Funds will stick to duration norms, but may take credit risk

Illustration by Ajay Mohanty
In the recent re-categorisation of schemes that fund houses have undertaken in response to the Securities and Exchange Board of India’s (Sebi’s) October circular, many debt and hybrid funds have been shuffled around. Investors need to understand the change that has happened in the funds they hold and only then decide whether to stay put or exit and move to another fund. Among debt funds, a large number of categories, 16, have been created. In the very short-duration segment, only liquid funds existed earlier, which invested in papers with a maturity of up to 91 days. Now, two new categories have been introduced. One is overnight funds, which will invest in papers with a maturity of one day only. “This category is meant for institutional investors. Retail investors can give it a miss,” says Kaustubh Belapurkar, director-manager research, Morningstar Investment Adviser India. Another low-duration category that has been introduced is money market funds, which will invest in certificates of deposit and commercial papers. 

The way erstwhile income funds are managed is set to change. Now, these funds will have to operate within a fixed-duration band. Medium-duration funds will have an average portfolio duration of three-four years, while medium- to long-duration funds will have an average duration of four-seven years. “In a rising rate scenario, if the fund manager wants to reduce his duration, he will have to take special permission from his board to do so,” says Belapurkar. Longer duration funds, which now need to maintain an average portfolio duration of above seven years, could decline sharply if rates rise, a risk that retail investors need to be aware of.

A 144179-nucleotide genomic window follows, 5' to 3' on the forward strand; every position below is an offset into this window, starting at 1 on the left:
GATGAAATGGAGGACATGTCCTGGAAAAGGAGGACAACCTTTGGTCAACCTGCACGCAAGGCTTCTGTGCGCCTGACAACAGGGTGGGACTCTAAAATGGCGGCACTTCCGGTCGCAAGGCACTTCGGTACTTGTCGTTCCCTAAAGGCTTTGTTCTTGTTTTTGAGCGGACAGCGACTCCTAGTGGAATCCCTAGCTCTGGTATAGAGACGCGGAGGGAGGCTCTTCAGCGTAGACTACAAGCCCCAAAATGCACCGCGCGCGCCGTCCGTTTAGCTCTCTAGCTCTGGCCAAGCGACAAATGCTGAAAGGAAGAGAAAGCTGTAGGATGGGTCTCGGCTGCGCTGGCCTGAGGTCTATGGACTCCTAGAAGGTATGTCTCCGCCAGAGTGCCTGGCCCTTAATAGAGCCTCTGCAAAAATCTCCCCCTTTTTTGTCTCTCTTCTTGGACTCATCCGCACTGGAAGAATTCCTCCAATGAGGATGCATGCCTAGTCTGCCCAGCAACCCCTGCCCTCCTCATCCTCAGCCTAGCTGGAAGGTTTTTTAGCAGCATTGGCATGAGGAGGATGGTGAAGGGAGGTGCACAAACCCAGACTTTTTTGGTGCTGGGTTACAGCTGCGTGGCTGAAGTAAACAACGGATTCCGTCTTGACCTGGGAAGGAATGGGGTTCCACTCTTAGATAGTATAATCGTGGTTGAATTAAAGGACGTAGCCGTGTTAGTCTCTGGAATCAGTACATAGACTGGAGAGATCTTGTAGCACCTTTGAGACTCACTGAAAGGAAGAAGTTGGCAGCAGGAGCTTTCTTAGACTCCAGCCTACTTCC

Watch the newly formed corporate bond fund category. Here, at least 80 per cent of the portfolio must be invested in double A-plus papers. Funds moving into this category may see considerable changes in their strategies. “A credit opportunity fund moving into this category will have to bring down its credit risk, while a dynamic bond fund will have to stop taking duration risk and move to an accrual strategy,” says Bhavana Acharya, deputy head-mutual fund research, Franklin India Income Builder, which was earlier a credit opportunity fund, will now become a corporate bond fund.

Investors will have to watch the portfolios of their debt funds closely to understand their risks. Earlier, in the short-term debt category, some funds took credit risk and others didn’t. This issue will persist. “Just because Sebi has said that short-duration funds should have an average portfolio duration of one-three years does not mean that they will not take credit risk. Investors will have to understand the risks in a portfolio instead of choosing a fund based only on past returns,” says Acharya. 

In the hybrid segment, a category called balanced hybrid has been created, which will take 40-60 per cent equity exposure. This category may not find too many takers. Most balanced funds of the past have shifted to the aggressive hybrid category, where the equity exposure is 65-80 per cent, as this will make them eligible for equity-like tax treatment.

Another new category called dynamic asset allocation or balanced advantage funds has been created. It is akin to the multi-cap category of equity funds. It is the go-anywhere category among debt funds where fund managers will be free to take any kind of exposure. HDFC Prudence, earlier a balanced fund, has been reclassified into this category. Investors need to watch if the equity exposure of this fund, currently above 70 per cent, changes (this is unlikely).  

Avoid a hasty exit from a fund whose category has changed. Allow the new portfolios to be formed, and exit a quarter or two from now, if the portfolio has changed drastically, and the fund no longer serves your need.